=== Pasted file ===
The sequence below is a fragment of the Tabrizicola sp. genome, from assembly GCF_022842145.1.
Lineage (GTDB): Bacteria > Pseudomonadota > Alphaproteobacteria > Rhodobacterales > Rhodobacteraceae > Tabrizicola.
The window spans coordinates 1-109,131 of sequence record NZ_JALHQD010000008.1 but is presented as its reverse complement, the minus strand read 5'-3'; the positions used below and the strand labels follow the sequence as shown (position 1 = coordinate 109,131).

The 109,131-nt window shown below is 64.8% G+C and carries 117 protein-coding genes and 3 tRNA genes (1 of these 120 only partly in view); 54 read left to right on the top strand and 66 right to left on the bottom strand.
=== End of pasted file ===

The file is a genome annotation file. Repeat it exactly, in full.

The sequence below is a fragment of the Tabrizicola sp. genome, from assembly GCF_022842145.1.
Lineage (GTDB): Bacteria > Pseudomonadota > Alphaproteobacteria > Rhodobacterales > Rhodobacteraceae > Tabrizicola.
The window spans coordinates 1-109,131 of sequence record NZ_JALHQD010000008.1 but is presented as its reverse complement, the minus strand read 5'-3'; the positions used below and the strand labels follow the sequence as shown (position 1 = coordinate 109,131).

The 109,131-nt window shown below is 64.8% G+C and carries 117 protein-coding genes and 3 tRNA genes (1 of these 120 only partly in view); 54 read left to right on the top strand and 66 right to left on the bottom strand.